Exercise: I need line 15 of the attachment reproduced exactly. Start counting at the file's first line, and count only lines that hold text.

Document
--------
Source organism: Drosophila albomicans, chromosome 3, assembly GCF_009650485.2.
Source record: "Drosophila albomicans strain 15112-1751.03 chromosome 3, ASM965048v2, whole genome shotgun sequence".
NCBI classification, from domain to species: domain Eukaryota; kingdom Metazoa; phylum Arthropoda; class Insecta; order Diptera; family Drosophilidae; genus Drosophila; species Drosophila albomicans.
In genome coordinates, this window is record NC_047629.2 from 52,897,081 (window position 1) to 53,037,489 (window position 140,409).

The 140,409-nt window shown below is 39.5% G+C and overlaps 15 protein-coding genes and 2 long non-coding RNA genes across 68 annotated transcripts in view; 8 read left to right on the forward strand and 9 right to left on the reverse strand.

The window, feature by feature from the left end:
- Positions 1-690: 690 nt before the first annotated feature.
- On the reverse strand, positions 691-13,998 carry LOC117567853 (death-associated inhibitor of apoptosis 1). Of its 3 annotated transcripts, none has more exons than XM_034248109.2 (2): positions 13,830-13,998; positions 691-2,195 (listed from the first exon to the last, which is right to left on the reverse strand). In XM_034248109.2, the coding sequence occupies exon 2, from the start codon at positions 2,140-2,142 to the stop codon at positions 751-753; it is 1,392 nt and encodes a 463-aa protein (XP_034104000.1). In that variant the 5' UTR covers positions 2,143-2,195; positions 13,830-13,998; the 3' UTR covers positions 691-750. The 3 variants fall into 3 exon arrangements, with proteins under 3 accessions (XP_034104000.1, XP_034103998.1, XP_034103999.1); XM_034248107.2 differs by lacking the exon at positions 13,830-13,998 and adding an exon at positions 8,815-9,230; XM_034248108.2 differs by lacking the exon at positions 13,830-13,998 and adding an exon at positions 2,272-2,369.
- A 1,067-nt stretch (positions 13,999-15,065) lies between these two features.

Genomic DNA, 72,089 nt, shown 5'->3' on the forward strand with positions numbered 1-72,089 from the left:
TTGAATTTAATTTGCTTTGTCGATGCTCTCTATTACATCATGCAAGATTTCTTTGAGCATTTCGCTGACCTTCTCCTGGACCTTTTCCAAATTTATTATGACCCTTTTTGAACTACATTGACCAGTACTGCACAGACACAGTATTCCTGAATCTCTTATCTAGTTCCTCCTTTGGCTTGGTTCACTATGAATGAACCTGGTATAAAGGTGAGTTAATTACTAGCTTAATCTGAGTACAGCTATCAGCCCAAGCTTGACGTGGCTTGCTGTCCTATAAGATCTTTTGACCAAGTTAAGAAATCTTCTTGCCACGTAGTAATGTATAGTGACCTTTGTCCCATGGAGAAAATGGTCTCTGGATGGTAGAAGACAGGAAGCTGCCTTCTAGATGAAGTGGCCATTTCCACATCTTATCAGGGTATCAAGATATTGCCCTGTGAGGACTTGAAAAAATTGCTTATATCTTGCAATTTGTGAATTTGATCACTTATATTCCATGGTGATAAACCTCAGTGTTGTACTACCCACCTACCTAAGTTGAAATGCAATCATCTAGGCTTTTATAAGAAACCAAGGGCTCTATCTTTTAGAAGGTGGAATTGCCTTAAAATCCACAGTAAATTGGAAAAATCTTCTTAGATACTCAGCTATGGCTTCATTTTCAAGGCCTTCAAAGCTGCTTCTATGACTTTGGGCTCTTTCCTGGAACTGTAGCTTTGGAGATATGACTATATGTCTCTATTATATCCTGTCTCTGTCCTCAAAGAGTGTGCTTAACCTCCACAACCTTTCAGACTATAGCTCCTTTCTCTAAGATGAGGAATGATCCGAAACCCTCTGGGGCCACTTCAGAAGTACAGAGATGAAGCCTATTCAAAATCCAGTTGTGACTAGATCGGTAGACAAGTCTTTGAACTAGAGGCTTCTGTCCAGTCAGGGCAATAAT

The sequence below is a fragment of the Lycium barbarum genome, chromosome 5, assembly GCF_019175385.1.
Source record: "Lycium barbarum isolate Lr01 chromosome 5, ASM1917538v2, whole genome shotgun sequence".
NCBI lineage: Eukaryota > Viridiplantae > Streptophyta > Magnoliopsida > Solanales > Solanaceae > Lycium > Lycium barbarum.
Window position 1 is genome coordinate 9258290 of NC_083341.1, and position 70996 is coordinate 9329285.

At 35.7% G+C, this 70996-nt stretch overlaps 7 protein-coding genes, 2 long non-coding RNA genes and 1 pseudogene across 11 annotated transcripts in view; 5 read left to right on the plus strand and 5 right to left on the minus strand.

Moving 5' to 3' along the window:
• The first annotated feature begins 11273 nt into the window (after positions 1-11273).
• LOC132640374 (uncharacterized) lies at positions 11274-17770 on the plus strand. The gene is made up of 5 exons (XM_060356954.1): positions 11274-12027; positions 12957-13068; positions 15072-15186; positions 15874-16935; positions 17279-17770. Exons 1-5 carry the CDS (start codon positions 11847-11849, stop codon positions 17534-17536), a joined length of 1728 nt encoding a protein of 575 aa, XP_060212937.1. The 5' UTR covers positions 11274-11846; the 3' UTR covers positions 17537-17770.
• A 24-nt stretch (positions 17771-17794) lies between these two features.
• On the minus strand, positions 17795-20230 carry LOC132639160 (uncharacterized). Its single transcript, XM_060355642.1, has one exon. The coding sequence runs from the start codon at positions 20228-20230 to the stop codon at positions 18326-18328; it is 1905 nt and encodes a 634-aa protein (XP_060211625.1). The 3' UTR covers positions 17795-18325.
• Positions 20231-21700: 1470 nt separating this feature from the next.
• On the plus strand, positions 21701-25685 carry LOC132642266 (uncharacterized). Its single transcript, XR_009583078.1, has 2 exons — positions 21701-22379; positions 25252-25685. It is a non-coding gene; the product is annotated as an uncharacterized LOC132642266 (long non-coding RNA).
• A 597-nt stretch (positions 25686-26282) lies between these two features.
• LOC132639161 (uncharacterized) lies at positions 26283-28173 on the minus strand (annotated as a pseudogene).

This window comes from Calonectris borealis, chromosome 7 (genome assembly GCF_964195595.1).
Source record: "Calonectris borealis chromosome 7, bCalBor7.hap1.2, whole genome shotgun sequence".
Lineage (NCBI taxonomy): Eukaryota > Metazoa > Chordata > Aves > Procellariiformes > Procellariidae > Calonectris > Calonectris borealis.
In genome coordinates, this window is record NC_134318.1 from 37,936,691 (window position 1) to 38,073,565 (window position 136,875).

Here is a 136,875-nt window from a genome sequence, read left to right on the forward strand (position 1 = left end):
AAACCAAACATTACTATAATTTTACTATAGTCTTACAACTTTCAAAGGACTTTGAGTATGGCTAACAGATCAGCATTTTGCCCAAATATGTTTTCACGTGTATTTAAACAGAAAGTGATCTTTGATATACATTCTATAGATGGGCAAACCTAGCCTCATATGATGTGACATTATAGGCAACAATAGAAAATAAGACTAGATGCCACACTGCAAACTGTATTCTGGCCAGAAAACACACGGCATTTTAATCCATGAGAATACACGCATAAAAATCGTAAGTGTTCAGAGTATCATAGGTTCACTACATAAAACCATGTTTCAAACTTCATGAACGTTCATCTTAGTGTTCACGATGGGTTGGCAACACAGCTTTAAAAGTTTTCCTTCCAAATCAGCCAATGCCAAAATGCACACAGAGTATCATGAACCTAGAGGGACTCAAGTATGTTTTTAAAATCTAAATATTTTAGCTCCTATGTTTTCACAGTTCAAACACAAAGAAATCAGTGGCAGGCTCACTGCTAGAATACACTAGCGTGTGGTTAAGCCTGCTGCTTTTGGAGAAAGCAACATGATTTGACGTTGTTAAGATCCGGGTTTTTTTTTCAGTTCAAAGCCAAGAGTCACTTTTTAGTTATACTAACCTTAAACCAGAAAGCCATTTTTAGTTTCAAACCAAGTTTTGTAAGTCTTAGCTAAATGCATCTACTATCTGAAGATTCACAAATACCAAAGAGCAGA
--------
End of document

Window position 1 is genome coordinate 9258290 of NC_083341.1, and position 70996 is coordinate 9329285.